The Roving Richards

A family on the move


Thursday, August 16th, 2012

We had been debating how to handle the Louvre. On one hand, none of us are really that into art and we don’t like lines and crowds, so we considered skipping it, but then we thought that for the rest of our lives we’d regret that decision and we really should not be lazy and just get up early and go. And that’s what we decided to do. I had read on my favorite forum, Fodors, that the thing to do was to go right at opening to the Porte des Lions entrance. Apparently not only do most people not try to get in there, but it’s the closest door to the Mona Lisa so you can race up to it and see it before the groups at the main entrance can get there. We left the apartment at 8:30 and went to La Pain Quotidien again, for the yummiest croissants we had on vacation. Took our bag to the entrance, which at first we couldn’t find, but then when we walked through the Louvre and were on the Seine side, there was the door flanked by two huge Lion statues. Waited in line and ate our croissants, and once we got in we got held up a bit by clueless people in the ticket line but once we had tickets in hand we raced (and the girls did actually run) to the Mona Lisa. Success! Totally uncrowded. In addition, they keep people back farther from the painting than they used to, so more people can get a front row view. Everyone says the painting is smaller than they thought it would be, but I’ve been hearing that for so long that it was actually bigger than I thought it would be. We spent another couple of hours or so looking at other art (and admiring the Louvre itself, which was once the royal palace) until we totally tried Charlotte’s patience (I believe at one point she actually yelled “I hate art!”). It was funny embarrassing them with the naked male statues, though!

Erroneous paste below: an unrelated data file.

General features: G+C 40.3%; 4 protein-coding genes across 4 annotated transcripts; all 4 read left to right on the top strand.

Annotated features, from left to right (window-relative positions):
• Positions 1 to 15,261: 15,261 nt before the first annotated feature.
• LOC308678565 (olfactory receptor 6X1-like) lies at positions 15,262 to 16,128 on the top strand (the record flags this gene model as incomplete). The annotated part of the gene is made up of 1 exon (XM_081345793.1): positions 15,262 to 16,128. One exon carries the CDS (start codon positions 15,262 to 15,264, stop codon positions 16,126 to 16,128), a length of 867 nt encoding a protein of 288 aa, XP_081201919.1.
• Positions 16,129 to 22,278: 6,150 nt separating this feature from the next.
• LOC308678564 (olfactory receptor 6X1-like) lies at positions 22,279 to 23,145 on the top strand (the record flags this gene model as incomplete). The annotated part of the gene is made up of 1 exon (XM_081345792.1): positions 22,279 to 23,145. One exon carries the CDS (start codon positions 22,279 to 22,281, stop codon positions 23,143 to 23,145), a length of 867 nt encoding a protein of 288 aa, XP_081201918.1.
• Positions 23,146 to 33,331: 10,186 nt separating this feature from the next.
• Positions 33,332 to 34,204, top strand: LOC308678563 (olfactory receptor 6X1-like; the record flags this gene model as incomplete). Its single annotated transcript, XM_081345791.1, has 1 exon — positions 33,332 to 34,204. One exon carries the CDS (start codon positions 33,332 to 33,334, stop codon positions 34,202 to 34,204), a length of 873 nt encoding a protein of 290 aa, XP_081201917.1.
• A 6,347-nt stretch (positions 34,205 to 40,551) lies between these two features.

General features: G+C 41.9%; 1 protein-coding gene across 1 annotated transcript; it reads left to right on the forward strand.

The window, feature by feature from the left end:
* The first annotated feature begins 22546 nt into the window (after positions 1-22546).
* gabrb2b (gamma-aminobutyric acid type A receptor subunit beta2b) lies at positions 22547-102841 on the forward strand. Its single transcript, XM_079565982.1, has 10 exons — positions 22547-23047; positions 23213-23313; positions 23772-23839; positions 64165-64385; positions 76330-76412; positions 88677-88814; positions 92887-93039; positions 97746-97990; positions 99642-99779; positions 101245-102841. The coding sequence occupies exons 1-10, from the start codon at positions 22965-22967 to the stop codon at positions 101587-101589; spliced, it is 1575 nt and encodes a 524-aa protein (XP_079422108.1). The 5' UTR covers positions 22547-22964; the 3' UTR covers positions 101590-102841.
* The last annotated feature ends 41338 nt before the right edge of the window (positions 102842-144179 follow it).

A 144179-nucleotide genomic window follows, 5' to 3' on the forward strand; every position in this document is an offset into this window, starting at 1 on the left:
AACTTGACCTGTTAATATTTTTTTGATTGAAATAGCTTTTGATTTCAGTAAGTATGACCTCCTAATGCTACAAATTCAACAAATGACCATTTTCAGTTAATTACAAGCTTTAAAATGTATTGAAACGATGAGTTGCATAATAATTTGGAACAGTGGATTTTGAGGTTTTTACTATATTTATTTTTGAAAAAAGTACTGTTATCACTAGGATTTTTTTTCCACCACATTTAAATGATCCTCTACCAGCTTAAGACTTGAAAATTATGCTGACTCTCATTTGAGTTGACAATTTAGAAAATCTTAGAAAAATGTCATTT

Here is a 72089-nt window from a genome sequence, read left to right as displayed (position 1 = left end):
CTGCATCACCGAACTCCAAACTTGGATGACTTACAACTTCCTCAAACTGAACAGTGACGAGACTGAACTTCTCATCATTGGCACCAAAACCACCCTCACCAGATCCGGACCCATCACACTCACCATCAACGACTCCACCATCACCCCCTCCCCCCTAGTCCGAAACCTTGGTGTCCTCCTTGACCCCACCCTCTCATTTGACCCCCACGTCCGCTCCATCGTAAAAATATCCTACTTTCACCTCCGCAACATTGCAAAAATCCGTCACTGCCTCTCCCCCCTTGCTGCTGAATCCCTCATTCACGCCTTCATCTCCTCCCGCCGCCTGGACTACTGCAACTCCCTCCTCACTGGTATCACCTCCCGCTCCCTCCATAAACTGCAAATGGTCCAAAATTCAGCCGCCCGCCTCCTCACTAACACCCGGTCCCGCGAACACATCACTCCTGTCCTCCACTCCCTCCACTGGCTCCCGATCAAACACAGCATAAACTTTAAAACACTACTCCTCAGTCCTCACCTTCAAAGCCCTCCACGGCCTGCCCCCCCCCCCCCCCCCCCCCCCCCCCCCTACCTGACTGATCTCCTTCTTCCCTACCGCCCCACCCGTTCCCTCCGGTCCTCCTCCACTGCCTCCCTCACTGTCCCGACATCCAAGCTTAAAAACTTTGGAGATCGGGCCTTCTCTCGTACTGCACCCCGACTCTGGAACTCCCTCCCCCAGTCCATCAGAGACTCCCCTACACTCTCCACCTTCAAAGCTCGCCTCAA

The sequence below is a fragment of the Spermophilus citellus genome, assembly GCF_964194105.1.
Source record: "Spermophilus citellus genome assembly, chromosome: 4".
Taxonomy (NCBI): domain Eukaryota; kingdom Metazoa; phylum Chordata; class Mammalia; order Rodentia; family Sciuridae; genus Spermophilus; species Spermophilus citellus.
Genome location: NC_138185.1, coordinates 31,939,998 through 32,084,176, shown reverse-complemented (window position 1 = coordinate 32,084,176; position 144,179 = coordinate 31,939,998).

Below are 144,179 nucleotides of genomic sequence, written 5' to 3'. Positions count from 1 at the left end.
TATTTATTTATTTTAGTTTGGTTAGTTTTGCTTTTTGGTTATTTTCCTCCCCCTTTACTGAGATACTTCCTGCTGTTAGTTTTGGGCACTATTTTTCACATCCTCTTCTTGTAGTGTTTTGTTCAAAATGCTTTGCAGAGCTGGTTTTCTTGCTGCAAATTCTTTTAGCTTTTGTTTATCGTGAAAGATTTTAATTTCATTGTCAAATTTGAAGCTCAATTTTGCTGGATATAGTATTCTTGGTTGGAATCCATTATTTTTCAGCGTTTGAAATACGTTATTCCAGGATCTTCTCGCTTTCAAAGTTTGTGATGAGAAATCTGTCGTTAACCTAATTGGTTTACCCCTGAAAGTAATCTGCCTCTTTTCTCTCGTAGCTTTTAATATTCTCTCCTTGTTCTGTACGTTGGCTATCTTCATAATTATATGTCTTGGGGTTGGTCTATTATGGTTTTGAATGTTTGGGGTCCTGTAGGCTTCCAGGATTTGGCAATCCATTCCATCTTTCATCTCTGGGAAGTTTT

We then walked to Notre Dame and this time I insisted we wait in the line to get in. Not even a problem, it was moving so fast. We liked the statue of St. Dennis in the front of the cathedral, apparently he was beheaded but walked six miles before he died, preaching the entire way. We found the Chapelle Sainte Genevieve and of course one of the bells is named Charlotte, so the girls were happy. Notre Dame is nice, but those gothic churches do all blend together…

We walked across the Seine to the left bank where we got this awesome shot, and went to a few cute stores before we had lunch, the kids at a creperie and Mark and I at a gyros place (but chicken gyros? Really?). We walked around some more and then took the metro back to our apartment. Mark and Charlotte wanted to hang out but Genevieve and I were restless so we headed back towards the Opera House where we went to the Fragonard perfume museum. Pretty much the same as the one in Nice but this time I liked the scents better so we bought some little perfume solids for G to keep in her purse, a sampler for Mamama as a thank you for watching the bird Pandora, and I got a cool bottle of perfume shaped like the Eiffel Tower. Then we walked back to the Place Vendome because Genevieve had been reading an article about Coco Chanel and she wanted to see the Ritz where she had lived. Unfortunately it was totally not visible as it was being extensively remodeled. We walked around and window shopped at all the expensive places, and then returned to the apartment.

We left together and all took one last visit to the area nearby. We bought a tote bag for 10€ from a tourist shop to take home all our dirty clothes so we could fill our suitcases with all of our loot. And we stopped by La Cure Gourmande for treats for the plane. Oh, La Cure Gourmande, we will miss you so! We had a drink at a cafe, and then headed to dinner at a restaurant in our own little passageway. I don’t think we chose particularly well, our free range chicken took forever to come and when it did it didn’t taste that great (it may be heresy, but Costco really does make a mean rotisserie chicken, hard to beat). After our slow service we returned to the apartment to squish all our stuff into our luggage.

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